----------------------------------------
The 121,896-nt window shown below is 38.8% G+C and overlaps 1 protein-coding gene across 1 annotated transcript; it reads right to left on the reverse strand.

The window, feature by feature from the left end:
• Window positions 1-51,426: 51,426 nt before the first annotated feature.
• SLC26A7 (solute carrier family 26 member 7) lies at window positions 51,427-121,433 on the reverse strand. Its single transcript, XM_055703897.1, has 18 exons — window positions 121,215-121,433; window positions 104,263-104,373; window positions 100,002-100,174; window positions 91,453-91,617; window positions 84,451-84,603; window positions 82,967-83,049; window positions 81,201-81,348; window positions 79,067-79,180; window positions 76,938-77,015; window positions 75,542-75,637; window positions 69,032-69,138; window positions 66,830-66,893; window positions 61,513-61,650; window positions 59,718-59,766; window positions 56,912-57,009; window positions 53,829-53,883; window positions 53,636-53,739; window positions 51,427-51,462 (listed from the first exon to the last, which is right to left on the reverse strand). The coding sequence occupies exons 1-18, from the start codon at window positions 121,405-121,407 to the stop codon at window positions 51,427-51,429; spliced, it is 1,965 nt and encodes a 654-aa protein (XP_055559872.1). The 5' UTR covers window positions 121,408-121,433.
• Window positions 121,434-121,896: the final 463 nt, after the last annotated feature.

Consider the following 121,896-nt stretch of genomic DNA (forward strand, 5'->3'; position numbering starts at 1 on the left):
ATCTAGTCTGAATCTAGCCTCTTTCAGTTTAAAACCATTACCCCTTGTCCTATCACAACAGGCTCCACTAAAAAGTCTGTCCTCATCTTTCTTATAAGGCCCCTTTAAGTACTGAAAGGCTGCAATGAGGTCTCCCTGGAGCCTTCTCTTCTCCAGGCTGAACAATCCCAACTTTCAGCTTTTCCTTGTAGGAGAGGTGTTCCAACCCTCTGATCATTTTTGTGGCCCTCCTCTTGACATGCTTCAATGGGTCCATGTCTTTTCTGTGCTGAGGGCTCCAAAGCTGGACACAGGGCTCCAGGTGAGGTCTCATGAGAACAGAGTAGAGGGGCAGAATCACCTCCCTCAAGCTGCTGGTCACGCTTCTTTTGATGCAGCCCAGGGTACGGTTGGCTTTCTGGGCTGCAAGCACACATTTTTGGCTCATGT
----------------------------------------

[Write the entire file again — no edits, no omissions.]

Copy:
The 121,896-nt window shown below is 38.8% G+C and overlaps 1 protein-coding gene across 1 annotated transcript; it reads right to left on the reverse strand.

The window, feature by feature from the left end:
• Window positions 1-51,426: 51,426 nt before the first annotated feature.
• SLC26A7 (solute carrier family 26 member 7) lies at window positions 51,427-121,433 on the reverse strand. Its single transcript, XM_055703897.1, has 18 exons — window positions 121,215-121,433; window positions 104,263-104,373; window positions 100,002-100,174; window positions 91,453-91,617; window positions 84,451-84,603; window positions 82,967-83,049; window positions 81,201-81,348; window positions 79,067-79,180; window positions 76,938-77,015; window positions 75,542-75,637; window positions 69,032-69,138; window positions 66,830-66,893; window positions 61,513-61,650; window positions 59,718-59,766; window positions 56,912-57,009; window positions 53,829-53,883; window positions 53,636-53,739; window positions 51,427-51,462 (listed from the first exon to the last, which is right to left on the reverse strand). The coding sequence occupies exons 1-18, from the start codon at window positions 121,405-121,407 to the stop codon at window positions 51,427-51,429; spliced, it is 1,965 nt and encodes a 654-aa protein (XP_055559872.1). The 5' UTR covers window positions 121,408-121,433.
• Window positions 121,434-121,896: the final 463 nt, after the last annotated feature.

Consider the following 121,896-nt stretch of genomic DNA (forward strand, 5'->3'; position numbering starts at 1 on the left):
ATCTAGTCTGAATCTAGCCTCTTTCAGTTTAAAACCATTACCCCTTGTCCTATCACAACAGGCTCCACTAAAAAGTCTGTCCTCATCTTTCTTATAAGGCCCCTTTAAGTACTGAAAGGCTGCAATGAGGTCTCCCTGGAGCCTTCTCTTCTCCAGGCTGAACAATCCCAACTTTCAGCTTTTCCTTGTAGGAGAGGTGTTCCAACCCTCTGATCATTTTTGTGGCCCTCCTCTTGACATGCTTCAATGGGTCCATGTCTTTTCTGTGCTGAGGGCTCCAAAGCTGGACACAGGGCTCCAGGTGAGGTCTCATGAGAACAGAGTAGAGGGGCAGAATCACCTCCCTCAAGCTGCTGGTCACGCTTCTTTTGATGCAGCCCAGGGTACGGTTGGCTTTCTGGGCTGCAAGCACACATTTTTGGCTCATGT